Eagle Ford Shale Dispute Paves The Way For Supreme Court of Texas Review Of Supersedeas Bond Requirements

by King & Spalding

In the case of a Texas court judgment that awards damages to a plaintiff, a critical question that arises for defense counsel is, "What steps must be taken to prevent execution on the judgment during the pendency of an appeal?" The answer lies in obtaining and posting, in a timely manner, a supersedeas bond that satisfies the requirements of Texas law. But in cases that involve multiple defendants jointly found to be liable for the plaintiff's damages, the supersedeas bond rules have been unclear to practitioners.

A recent opinion from the San Antonio Court of Appeals is likely to provide the impetus necessary to have the Supreme Court of Texas take up the important issue of whether the statutory cap on a supersedeas bond applies per judgment or per judgment debtor. As the amounts in controversy in commercial suits in Texas – especially suits involving oil and gas-related assets – continue to grow, the need for certainty regarding a judgment debtor's bond obligations becomes that much more critical. The high-stakes nature of inconsistent rulings easily can be gleaned from the language of the cap imposed by Section 52.006(b) of the Texas Civil Practice and Remedies Code:

Notwithstanding any other law or rule of court, when a judgment is for money, the amount of security must not exceed the lesser of: (1) 50 percent of the judgment debtor's net worth; or (2) $25 million.

Tex. Civ. Prac. & Rem. Code § 52.006(b).

In Huff Energy Fund, L.P. v. Longview Energy Co., slip op., No. 04-12-00630-CV (Tex. App.—San Antonio Feb. 12, 2014, orig. proceeding), a dispute arising out of entitlement to production revenues from a large amount of acreage in the Eagle Ford shale, the San Antonio Court of Appeals held that the language of Section 52.006 reflected the Legislature's intent to have the supersedeas cap apply on a per judgment basis, without regard to the number of judgment debtors in play. In so ruling, the court created a split among the courts of appeals, as the Tyler Court of Appeals, in O'Quinn v. Wood, No. 12-08-00011-CV, 2009 WL 2367133, at *6 (Tex. App.—Tyler June 10, 2009, orig. proceeding), concluded that "the statutory cap imposed by subsection 52.006(b) applies per judgment debtor instead of per judgment." (quoted in Huff Energy, slip op., at 8 n.3).

In Huff Energy, the trial court entered judgment on a jury verdict awarding the plaintiff $95.5 million against five jointly and severally liable defendants. The defendants jointly posted a $25 million supersedeas bond, but, subsequently, the trial court ordered each defendant to post a bond in the amount of the lesser of $25 million or 50% of its current net worth. The defendants then filed a motion to the court of appeals seeking review of the trial court's order.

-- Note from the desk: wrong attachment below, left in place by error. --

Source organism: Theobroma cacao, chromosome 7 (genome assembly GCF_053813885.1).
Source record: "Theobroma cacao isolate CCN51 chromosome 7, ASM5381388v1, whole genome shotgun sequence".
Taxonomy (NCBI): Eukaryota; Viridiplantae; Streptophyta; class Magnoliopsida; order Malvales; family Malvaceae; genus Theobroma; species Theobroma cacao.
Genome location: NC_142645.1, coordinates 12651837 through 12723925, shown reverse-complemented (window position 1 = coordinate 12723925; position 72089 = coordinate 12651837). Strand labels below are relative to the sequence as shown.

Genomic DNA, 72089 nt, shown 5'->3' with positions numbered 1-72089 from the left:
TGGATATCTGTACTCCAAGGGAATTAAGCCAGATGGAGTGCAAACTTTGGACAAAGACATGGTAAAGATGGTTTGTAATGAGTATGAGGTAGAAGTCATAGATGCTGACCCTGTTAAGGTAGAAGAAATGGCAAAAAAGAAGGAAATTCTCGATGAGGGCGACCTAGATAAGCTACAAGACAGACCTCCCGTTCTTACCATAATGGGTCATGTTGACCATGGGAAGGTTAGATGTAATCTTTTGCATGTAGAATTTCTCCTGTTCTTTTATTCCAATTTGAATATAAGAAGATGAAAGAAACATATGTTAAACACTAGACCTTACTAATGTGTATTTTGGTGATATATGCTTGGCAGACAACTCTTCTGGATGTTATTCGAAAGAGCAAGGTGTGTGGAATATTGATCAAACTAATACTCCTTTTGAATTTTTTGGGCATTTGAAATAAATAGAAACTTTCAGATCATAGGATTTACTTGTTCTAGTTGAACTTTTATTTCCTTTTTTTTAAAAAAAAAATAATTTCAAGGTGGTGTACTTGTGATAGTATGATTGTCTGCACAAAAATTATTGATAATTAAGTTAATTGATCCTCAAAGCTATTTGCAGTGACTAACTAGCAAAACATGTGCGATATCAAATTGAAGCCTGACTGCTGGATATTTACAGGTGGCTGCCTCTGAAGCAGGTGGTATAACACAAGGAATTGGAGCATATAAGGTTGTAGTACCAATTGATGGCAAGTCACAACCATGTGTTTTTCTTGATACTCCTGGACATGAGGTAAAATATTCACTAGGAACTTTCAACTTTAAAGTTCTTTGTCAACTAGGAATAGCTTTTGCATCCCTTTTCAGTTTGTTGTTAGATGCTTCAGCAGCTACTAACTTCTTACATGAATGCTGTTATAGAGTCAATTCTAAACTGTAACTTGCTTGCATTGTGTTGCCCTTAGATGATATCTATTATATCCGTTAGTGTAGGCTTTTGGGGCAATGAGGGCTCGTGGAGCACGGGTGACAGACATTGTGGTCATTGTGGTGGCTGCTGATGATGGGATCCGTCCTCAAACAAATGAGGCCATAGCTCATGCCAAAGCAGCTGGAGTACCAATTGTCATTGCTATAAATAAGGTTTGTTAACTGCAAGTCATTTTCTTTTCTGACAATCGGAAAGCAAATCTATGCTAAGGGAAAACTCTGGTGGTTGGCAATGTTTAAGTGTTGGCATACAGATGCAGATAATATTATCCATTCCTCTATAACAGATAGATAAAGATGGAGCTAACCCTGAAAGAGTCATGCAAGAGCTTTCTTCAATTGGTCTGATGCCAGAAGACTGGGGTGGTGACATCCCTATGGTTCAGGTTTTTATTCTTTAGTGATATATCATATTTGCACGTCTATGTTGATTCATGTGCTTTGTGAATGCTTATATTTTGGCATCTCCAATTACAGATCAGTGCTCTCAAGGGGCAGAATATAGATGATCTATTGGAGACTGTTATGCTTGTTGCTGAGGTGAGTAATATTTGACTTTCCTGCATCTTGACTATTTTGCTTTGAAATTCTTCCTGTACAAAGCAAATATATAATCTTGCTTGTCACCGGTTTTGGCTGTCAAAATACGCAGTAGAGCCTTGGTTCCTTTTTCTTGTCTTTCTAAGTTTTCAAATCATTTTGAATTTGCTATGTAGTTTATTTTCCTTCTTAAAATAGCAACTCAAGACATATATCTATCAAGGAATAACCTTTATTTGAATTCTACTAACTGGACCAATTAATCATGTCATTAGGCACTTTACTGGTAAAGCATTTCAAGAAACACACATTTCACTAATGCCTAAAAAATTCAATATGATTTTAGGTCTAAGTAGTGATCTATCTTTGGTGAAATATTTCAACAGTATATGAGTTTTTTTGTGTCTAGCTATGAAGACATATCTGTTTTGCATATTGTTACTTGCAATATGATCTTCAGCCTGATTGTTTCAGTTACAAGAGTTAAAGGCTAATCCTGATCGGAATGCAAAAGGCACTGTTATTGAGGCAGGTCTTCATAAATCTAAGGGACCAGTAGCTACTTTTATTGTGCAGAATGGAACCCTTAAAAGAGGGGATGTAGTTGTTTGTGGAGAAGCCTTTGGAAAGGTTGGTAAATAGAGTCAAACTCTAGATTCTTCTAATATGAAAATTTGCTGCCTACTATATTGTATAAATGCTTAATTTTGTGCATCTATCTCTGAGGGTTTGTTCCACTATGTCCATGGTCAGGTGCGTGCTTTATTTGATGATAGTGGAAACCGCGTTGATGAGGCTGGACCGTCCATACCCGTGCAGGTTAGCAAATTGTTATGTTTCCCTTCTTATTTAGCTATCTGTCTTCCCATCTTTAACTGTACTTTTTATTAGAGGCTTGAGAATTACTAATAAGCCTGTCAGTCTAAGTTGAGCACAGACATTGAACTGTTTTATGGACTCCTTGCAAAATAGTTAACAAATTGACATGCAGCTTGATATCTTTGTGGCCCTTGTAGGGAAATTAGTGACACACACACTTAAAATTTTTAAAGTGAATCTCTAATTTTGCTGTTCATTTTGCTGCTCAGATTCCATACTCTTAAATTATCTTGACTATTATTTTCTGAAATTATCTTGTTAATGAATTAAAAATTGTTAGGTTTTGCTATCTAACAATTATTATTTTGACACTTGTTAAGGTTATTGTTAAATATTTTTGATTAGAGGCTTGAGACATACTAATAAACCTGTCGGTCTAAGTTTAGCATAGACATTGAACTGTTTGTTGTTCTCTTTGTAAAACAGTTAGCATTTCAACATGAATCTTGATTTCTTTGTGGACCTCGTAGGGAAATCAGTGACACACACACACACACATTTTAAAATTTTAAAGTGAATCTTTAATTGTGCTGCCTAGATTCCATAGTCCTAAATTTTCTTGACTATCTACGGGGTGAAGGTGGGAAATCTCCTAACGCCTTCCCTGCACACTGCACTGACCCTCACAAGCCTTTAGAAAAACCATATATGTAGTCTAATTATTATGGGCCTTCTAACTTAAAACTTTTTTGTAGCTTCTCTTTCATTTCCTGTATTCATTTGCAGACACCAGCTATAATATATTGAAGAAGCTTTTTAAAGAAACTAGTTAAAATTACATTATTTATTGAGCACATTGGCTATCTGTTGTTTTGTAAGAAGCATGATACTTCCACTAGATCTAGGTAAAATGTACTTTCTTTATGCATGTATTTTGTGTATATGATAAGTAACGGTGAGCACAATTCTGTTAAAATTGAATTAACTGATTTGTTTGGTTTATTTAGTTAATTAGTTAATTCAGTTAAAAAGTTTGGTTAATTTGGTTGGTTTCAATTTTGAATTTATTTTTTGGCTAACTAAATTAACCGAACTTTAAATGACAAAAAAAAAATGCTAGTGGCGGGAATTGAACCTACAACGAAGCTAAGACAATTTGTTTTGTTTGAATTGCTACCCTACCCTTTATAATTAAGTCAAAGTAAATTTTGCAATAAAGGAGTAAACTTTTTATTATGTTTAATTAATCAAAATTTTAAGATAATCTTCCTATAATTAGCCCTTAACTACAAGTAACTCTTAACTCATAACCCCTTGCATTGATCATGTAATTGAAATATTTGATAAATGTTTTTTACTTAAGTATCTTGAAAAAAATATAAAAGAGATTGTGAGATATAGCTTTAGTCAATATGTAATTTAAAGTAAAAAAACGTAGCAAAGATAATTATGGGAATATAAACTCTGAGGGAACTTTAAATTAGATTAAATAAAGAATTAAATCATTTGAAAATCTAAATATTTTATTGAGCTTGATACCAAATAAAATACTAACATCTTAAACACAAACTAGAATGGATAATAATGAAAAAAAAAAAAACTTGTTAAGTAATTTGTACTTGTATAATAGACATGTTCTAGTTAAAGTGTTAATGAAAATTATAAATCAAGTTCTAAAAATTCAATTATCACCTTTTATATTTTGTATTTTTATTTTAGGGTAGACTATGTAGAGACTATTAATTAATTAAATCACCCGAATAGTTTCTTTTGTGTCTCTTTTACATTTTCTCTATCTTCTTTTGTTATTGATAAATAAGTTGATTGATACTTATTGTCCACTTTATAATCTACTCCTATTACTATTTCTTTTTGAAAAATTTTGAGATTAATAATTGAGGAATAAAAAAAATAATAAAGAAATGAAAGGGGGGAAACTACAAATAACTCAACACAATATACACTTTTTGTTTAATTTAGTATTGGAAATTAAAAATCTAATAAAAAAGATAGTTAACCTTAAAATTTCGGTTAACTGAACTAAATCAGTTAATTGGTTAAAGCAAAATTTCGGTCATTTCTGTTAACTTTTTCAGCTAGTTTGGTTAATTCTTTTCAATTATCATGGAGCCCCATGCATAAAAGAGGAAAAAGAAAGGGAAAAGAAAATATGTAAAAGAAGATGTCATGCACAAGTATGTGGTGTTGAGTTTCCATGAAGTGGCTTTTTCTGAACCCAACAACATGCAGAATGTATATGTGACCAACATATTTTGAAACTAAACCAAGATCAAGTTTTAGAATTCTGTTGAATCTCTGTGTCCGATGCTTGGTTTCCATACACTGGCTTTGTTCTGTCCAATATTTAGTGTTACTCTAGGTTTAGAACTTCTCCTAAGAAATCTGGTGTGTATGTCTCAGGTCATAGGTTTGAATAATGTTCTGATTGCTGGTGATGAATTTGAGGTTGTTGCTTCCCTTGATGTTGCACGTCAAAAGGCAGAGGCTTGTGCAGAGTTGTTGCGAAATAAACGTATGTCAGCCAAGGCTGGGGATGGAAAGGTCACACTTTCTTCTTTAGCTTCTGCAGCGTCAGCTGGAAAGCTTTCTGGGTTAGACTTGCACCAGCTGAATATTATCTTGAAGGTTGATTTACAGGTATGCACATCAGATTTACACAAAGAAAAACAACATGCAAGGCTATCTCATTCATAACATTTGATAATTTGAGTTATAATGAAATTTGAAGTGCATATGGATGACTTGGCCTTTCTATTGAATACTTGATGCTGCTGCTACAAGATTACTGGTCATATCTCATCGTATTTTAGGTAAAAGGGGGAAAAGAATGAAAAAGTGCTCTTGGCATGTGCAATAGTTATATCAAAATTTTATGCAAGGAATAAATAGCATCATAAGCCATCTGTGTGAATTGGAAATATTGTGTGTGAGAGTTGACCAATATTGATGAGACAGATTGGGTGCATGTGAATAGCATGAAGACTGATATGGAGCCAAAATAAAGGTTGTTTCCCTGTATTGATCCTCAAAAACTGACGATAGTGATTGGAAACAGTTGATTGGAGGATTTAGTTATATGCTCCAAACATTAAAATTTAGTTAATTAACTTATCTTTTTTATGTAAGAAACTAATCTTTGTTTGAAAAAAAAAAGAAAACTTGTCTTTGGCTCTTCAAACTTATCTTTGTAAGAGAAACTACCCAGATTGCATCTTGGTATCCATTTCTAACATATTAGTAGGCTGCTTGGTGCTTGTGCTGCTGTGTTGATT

Majority Opinion

In granting the defendants' motion, the court of appeals was not concerned by Section 52.006's reference to "the judgment debtor," noting that the Legislature regularly has indicated that the singular includes the plural (and vice versa). Instead, the court focused on the word "security," as used in various sections of Chapter 52. "Security" is defined in Section 52.001 as a bond or deposit posted "by a judgment debtor to suspend execution of the judgment during appeal of the judgment." Section 52.006(a) provides that the amount of security must equal, among other things, the sum of the compensatory damages awarded "in the judgment" and costs awarded "in the judgment." And, Section 52.006(b) speaks of a cap on the amount of security "when a judgment is for money."

The court of appeals concluded that there was legal significance to be given to Chapter 52's consistent linking of the "security" to "the judgment," particularly in view of the general rule in Texas that there can only be one final judgment in a case. Tex. R. Civ. P. 301.

Because the statute links the security that must be posted to a single judgment, we believe the cap on the amount of security that must be posted to suspend a single final judgment applies without regard to the number of judgment debtors. Therefore, we conclude that, under the plain language of the statute, the cap is applied per judgment and not per judgment debtor.

Huff Energy, slip op., at 7-8.

The court also looked behind the statute's language, and concluded that the purpose of the Legislature's enactment of Section 52.006 in 2003 as part of comprehensive tort reform measures was to "reflect a new balance between the judgment creditor's right in the judgment and the dissipation of the judgment debtor's assets during the appeal against the judgment debtor's right to meaningful and easier access to appellate review." Id. at 8 (quoting In re Nalle Plastics Family Ltd. P'ship, 406 S.W.3d 168, 170 (Tex. 2013)). Concluding that Section 52.006 "reflected a policy shift … toward the goal of protecting judgment debtors' ability to appeal," the court expressed its belief that the "new balance" sought by the Legislature is struck by capping the supersedeas bond on a per judgment basis when a single final judgment is entered against multiple judgment debtors jointly and severally. Id. at 8-9 (quoting Shook v. Walden, 304 S.W.3d 910, 918-919 (Tex. App.—Austin 2010, no pet.)).

Dissenting Opinion